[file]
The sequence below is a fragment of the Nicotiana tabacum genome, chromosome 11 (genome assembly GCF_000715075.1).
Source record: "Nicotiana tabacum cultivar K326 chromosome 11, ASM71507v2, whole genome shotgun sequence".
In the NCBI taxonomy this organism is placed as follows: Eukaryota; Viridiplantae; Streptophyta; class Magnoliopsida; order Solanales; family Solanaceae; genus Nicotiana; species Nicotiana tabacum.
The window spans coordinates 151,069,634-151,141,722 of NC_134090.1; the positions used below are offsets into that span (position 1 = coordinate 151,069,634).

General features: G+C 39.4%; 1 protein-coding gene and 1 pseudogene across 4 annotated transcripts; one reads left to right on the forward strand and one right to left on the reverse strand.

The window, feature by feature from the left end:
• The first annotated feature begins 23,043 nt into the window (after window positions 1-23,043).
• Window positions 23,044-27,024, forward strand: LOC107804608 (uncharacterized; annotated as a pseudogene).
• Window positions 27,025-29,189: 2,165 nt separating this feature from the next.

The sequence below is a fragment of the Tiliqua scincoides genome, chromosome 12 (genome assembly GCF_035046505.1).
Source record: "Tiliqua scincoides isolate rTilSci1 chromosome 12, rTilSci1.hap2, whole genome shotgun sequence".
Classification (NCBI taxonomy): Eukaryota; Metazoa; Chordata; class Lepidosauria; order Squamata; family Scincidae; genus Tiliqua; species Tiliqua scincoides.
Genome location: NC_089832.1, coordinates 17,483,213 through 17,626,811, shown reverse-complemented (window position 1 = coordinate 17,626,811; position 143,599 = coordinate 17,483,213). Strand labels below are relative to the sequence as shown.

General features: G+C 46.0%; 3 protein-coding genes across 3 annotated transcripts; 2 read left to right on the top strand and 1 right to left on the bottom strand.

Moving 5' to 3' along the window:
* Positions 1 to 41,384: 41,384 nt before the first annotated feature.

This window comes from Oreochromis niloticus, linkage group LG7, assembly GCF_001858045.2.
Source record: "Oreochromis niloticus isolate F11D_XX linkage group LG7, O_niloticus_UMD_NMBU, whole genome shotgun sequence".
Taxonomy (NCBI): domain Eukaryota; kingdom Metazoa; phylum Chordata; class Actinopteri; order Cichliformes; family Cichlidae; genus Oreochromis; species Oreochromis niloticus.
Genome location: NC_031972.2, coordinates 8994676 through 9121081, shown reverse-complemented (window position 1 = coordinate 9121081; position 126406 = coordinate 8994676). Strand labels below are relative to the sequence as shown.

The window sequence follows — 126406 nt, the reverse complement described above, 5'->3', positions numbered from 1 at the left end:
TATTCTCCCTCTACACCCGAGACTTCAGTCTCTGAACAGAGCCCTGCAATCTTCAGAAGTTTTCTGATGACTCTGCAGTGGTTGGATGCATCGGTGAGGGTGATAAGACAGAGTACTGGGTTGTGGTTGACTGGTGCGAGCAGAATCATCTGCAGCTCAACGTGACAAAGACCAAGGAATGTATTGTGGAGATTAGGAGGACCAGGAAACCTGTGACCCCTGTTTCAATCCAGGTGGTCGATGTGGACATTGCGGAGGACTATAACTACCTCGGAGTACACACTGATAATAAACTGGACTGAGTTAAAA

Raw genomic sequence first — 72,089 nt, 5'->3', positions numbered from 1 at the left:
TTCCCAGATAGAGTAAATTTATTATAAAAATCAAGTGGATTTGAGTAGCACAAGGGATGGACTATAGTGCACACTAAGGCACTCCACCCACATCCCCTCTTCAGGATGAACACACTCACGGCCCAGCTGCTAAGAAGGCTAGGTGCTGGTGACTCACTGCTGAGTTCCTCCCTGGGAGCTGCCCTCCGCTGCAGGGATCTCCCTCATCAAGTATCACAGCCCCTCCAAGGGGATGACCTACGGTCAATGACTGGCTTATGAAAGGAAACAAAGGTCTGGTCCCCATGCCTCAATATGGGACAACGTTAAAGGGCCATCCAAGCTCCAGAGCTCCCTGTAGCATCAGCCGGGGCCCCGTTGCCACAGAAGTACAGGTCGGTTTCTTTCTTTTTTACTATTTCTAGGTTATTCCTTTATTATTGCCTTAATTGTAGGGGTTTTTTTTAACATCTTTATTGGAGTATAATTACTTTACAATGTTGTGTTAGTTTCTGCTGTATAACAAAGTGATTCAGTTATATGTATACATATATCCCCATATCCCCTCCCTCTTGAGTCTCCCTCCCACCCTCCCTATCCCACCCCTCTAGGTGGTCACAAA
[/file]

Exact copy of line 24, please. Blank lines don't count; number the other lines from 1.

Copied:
TTCCCAGATAGAGTAAATTTATTATAAAAATCAAGTGGATTTGAGTAGCACAAGGGATGGACTATAGTGCACACTAAGGCACTCCACCCACATCCCCTCTTCAGGATGAACACACTCACGGCCCAGCTGCTAAGAAGGCTAGGTGCTGGTGACTCACTGCTGAGTTCCTCCCTGGGAGCTGCCCTCCGCTGCAGGGATCTCCCTCATCAAGTATCACAGCCCCTCCAAGGGGATGACCTACGGTCAATGACTGGCTTATGAAAGGAAACAAAGGTCTGGTCCCCATGCCTCAATATGGGACAACGTTAAAGGGCCATCCAAGCTCCAGAGCTCCCTGTAGCATCAGCCGGGGCCCCGTTGCCACAGAAGTACAGGTCGGTTTCTTTCTTTTTTACTATTTCTAGGTTATTCCTTTATTATTGCCTTAATTGTAGGGGTTTTTTTTAACATCTTTATTGGAGTATAATTACTTTACAATGTTGTGTTAGTTTCTGCTGTATAACAAAGTGATTCAGTTATATGTATACATATATCCCCATATCCCCTCCCTCTTGAGTCTCCCTCCCACCCTCCCTATCCCACCCCTCTAGGTGGTCACAAA